This study has shown that intramedullary fixation using TEN is an effective and reliable method for the management of midclavicular fractures with or without the presence of fracture comminution. It gives good cosmetic and functional results with minimal morbidity and complications. Medial prominence of the TEN that required nail trimming and/or removal was the most common complication. The presence of fracture comminution was associated with a higher incidence of fracture malunion in the form of shortening and angulation (although not statistically significant), and delayed functional recovery. However, it did not affect the final functional outcome or the cosmetic result.

Financial support and sponsorship

Nil.

Conflicts of interest

There are no conflicts of interest.

 
  References Top

1.
Khan L, Bradnock T, Scott C, Robinson C. Fractures of the clavicle. J Bone Joint Surg 2009; 91:447–460.  Back to cited text no. 1
    
2.
Postacchini F, Gumina S, De Santis P, Albo F. Epidemiology of clavicle fractures. J Shoulder Elbow Surg 2002; 11:452–456.  Back to cited text no. 2
[PUBMED]    
3.
Canadian Orthopaedic Trauma Society. Nonoperative treatment compared with plate fixation of displaced midshaft clavicular fractures. A multicenter, randomized clinical trial. J Bone Joint Surg 2007; 89:1–10.  Back to cited text no. 3
    
4.
Davies D, Longworth A, Amirfeyz R, Fox R, Bannister G. The functional outcome of the fractured clavicle. Arch Orthop Trauma Surg 2009; 129:1557–1564.  Back to cited text no. 4
[PUBMED]    
5.
Lazarides S, Zawropoulos G. Conservative treatment of fractures at the middle third of the clavicle: the relevance of shortening and clinical outcome. J Shoulder Elbow Surg 2006; 15:191–194.  Back to cited text no. 5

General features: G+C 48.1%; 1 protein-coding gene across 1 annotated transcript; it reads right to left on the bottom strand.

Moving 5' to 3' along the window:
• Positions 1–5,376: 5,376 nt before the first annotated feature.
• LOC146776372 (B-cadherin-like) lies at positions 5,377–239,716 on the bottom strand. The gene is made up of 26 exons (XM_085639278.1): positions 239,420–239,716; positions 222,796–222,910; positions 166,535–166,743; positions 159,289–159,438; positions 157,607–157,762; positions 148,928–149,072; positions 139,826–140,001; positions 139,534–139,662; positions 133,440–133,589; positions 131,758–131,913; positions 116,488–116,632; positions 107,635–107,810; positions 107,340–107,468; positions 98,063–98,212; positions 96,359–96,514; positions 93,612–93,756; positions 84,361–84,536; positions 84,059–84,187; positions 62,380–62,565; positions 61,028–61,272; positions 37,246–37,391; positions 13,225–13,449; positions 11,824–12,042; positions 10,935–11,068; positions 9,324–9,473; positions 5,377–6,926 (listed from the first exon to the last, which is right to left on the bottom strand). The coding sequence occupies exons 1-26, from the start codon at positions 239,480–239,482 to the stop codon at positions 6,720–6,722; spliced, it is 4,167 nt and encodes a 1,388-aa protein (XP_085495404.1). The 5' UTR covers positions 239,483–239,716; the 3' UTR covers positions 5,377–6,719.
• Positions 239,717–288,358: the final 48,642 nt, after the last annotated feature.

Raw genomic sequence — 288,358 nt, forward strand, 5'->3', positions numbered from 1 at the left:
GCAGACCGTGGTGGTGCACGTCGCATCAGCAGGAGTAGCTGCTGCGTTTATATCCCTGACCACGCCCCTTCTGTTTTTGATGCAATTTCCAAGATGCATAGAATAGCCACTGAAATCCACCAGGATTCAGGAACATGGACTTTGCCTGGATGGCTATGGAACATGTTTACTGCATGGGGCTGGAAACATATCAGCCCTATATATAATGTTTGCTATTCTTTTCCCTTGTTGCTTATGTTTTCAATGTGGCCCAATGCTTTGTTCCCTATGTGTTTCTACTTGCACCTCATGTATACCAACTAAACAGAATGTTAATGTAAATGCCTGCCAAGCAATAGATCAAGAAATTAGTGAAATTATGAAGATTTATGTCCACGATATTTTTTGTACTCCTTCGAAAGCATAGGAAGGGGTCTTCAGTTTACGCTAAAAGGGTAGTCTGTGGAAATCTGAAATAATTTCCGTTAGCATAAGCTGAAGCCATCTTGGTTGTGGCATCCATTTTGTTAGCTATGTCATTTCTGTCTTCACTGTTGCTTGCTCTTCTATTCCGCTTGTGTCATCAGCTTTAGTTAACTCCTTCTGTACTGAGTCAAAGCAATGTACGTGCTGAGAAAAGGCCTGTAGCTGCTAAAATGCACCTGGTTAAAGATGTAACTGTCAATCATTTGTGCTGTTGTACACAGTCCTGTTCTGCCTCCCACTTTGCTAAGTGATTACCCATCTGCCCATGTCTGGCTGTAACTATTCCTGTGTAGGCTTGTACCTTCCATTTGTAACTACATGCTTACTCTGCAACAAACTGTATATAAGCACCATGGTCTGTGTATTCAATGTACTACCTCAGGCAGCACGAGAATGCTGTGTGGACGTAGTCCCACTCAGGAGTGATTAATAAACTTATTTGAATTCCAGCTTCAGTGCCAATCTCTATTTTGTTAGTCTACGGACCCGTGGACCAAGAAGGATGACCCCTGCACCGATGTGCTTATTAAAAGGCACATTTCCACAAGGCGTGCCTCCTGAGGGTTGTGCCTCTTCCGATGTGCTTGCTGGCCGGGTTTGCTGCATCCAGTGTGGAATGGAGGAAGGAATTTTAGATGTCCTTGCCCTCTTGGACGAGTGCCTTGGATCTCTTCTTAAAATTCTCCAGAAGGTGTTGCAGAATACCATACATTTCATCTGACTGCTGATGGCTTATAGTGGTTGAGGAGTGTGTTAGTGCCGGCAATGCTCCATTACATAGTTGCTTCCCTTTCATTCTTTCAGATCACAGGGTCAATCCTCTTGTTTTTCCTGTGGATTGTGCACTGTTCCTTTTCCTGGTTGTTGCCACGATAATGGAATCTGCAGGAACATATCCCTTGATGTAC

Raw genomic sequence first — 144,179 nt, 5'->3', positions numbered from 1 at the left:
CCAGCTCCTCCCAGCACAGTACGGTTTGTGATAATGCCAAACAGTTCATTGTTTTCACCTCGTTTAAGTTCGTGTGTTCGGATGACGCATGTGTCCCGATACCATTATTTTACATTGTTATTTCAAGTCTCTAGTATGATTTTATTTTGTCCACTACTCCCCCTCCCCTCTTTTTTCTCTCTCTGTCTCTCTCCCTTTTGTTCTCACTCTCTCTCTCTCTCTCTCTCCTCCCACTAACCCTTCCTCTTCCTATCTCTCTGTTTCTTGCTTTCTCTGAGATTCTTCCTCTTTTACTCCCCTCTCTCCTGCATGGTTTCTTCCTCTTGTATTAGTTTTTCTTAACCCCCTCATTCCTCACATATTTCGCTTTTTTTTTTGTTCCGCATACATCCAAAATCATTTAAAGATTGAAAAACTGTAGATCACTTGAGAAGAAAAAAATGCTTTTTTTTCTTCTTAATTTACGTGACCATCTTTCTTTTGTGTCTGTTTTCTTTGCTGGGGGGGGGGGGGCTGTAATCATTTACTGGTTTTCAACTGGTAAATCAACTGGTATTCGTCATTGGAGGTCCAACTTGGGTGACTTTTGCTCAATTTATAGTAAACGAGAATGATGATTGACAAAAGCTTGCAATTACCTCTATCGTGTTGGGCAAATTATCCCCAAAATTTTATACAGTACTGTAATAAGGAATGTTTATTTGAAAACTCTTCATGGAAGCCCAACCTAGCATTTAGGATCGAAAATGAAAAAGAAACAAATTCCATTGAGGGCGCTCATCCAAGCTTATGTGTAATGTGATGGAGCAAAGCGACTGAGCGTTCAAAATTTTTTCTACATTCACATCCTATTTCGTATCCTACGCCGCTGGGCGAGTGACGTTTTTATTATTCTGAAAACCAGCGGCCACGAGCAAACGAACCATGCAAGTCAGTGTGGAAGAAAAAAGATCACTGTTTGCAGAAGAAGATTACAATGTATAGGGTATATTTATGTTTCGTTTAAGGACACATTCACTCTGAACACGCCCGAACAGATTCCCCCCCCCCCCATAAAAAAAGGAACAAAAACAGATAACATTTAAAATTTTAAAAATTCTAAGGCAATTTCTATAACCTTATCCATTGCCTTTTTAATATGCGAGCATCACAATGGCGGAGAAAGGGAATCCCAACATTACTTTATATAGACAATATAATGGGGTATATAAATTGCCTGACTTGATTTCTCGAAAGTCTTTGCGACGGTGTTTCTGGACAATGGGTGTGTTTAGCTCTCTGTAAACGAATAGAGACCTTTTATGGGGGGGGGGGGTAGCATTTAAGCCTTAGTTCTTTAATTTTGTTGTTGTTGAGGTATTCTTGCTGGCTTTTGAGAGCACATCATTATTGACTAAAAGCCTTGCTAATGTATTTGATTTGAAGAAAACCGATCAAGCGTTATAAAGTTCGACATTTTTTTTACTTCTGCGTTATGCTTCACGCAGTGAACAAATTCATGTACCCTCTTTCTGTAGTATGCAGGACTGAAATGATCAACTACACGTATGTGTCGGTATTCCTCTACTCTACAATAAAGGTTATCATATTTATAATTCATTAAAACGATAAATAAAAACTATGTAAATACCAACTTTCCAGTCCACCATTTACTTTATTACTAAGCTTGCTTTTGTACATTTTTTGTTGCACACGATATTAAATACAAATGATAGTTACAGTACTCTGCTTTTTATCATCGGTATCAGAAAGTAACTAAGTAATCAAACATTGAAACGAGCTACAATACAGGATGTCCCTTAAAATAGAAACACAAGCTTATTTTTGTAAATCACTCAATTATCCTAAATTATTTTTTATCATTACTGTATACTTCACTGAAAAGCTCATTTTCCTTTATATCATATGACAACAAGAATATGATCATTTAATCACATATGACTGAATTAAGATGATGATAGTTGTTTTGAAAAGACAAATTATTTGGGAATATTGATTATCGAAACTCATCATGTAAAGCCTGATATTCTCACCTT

6.
McKee M, Khan S, Lee M, Gupta M. Clavicle fractures in 2010: Sling/Swathe or open reduction and internal fixation. Orthop Clin North Am 2010; 41:225–231.  Back to cited text no. 6
    
7.
McKee R, Whelan D, Schemitsch E, McKee MD. Operative versus nonoperative care of displaced midshaft clavicular fractures: a meta-analysis of randomized clinical trials. J Bone Joint Surg 2012; 94:675–684.  Back to cited text no. 7
    
8.
Robinson C, Court-Brown C, McQueen M, Wakefield A. Estimating the risk of nonunion following nonoperative treatment of a clavicular fracture. J Bone Joint Surg 2004; 86:1359–1365.  Back to cited text no. 8
    
9.
Smekal V, Oberladstaetter J, Struve P, Krappinger D. Shaft fractures of the clavicle: current concepts. Arch Orthop Trauma Surg 2009; 129:807–815.  Back to cited text no. 9
[PUBMED]    
10.
Zlowodzki M, Zelle B, Cole P, Jeray K, McKee M. Treatment of acute midshaft clavicle fractures: systematic review of 2144 fractures: on behalf of the Evidence-Based Orthopaedic Trauma Working Group. J Orthop Trauma 2005; 19:504–507.  Back to cited text no. 10
    
11.
Lenza M, Belloti J, Gomes Dos Santos J, Matsumoto M, Faloppa F. Surgical interventions for treating acute fractures or non-union of the middle third of the clavicle. Cochrane Database Syst Rev 2009; 7:CD007428.  Back to cited text no. 11
    
12.
Jubel A, Andemahr J, Bergmann H, Prokop A, Rehm E. Elastic stable intramedullary nailing of midclavicular fractures in athletes. Br J Sports Med 2003; 37:480–484.  Back to cited text no. 12
    
13.
Jubel A, Andemahr J, Schiffer G, Tsironis K, Rehm E. Elastic stable intramedullary nailing of midclavicular fractures with a titanium nail. Clin Orthop Relat Res 2003; 408:279–285.  Back to cited text no. 13
    
14.
Chen Y, Zeng B, Chen Y, Wang H, Xue J, Chai Y et al. Clinical outcomes of midclavicular fractures treated with titanium elastic nails. Can J Surg 2010; 53:379–384.  Back to cited text no. 14
    
15.
Frigg A, Rilmann P, Perren T, Gerber M, Ryf C. Intramedullary nailing of clavicular midshaft fractures with the titanium elastic nail: problems and complications. Am J Sports Med 2009; 37:352–359.  Back to cited text no. 15
    
16.
Kettler M, Schieker M, Braunstein V. Flexible intramedullary nailing for stabilization of displaced mid-shaft clavicle fractures: technique and results in 87 patients. Acta Orthop 2007; 78:424–429.  Back to cited text no. 16
    
17.
Meier C, Grueninger P, Platz A. Elastic stable intramedullary nailing for midclavicular fractures in athletes: indications, technical pitfalls and early results. Acta Orthop Belg 2006; 72:269–275.  Back to cited text no. 17
    
18.
Mueller M, Burger C, Florczyk A. Elastic stable intramedullary nailing of midclaviclar fractures in adults: 32 patients followed for1-5 years. Acta Orthop 2007; 78:421–423.  Back to cited text no. 18
    
19.